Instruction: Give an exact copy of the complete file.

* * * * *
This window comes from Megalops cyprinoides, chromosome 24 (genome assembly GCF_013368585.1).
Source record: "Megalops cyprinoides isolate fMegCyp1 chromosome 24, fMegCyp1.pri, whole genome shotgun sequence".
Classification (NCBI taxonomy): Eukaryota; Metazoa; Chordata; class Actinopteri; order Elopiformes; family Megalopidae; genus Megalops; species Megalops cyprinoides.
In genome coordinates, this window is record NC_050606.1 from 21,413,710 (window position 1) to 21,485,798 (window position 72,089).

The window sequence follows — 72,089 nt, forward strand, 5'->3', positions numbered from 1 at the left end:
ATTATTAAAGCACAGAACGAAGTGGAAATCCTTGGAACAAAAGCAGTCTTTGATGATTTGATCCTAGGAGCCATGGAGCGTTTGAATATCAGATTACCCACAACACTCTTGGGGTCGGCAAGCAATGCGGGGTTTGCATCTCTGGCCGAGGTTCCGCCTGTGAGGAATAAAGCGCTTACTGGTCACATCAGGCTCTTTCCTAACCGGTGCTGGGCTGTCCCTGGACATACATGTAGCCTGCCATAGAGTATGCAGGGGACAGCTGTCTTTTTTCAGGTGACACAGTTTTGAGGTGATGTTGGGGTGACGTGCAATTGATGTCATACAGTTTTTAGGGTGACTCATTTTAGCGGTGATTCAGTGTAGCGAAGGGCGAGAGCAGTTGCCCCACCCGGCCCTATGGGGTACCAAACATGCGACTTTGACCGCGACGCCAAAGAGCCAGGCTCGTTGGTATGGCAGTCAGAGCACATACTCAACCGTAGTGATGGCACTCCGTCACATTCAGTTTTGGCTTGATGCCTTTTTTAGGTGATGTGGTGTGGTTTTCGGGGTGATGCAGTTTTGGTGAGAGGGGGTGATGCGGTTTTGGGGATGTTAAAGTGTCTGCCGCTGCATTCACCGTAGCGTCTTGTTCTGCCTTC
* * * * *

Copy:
This window comes from Megalops cyprinoides, chromosome 24 (genome assembly GCF_013368585.1).
Source record: "Megalops cyprinoides isolate fMegCyp1 chromosome 24, fMegCyp1.pri, whole genome shotgun sequence".
Classification (NCBI taxonomy): Eukaryota; Metazoa; Chordata; class Actinopteri; order Elopiformes; family Megalopidae; genus Megalops; species Megalops cyprinoides.
In genome coordinates, this window is record NC_050606.1 from 21,413,710 (window position 1) to 21,485,798 (window position 72,089).

The window sequence follows — 72,089 nt, forward strand, 5'->3', positions numbered from 1 at the left end:
ATTATTAAAGCACAGAACGAAGTGGAAATCCTTGGAACAAAAGCAGTCTTTGATGATTTGATCCTAGGAGCCATGGAGCGTTTGAATATCAGATTACCCACAACACTCTTGGGGTCGGCAAGCAATGCGGGGTTTGCATCTCTGGCCGAGGTTCCGCCTGTGAGGAATAAAGCGCTTACTGGTCACATCAGGCTCTTTCCTAACCGGTGCTGGGCTGTCCCTGGACATACATGTAGCCTGCCATAGAGTATGCAGGGGACAGCTGTCTTTTTTCAGGTGACACAGTTTTGAGGTGATGTTGGGGTGACGTGCAATTGATGTCATACAGTTTTTAGGGTGACTCATTTTAGCGGTGATTCAGTGTAGCGAAGGGCGAGAGCAGTTGCCCCACCCGGCCCTATGGGGTACCAAACATGCGACTTTGACCGCGACGCCAAAGAGCCAGGCTCGTTGGTATGGCAGTCAGAGCACATACTCAACCGTAGTGATGGCACTCCGTCACATTCAGTTTTGGCTTGATGCCTTTTTTAGGTGATGTGGTGTGGTTTTCGGGGTGATGCAGTTTTGGTGAGAGGGGGTGATGCGGTTTTGGGGATGTTAAAGTGTCTGCCGCTGCATTCACCGTAGCGTCTTGTTCTGCCTTC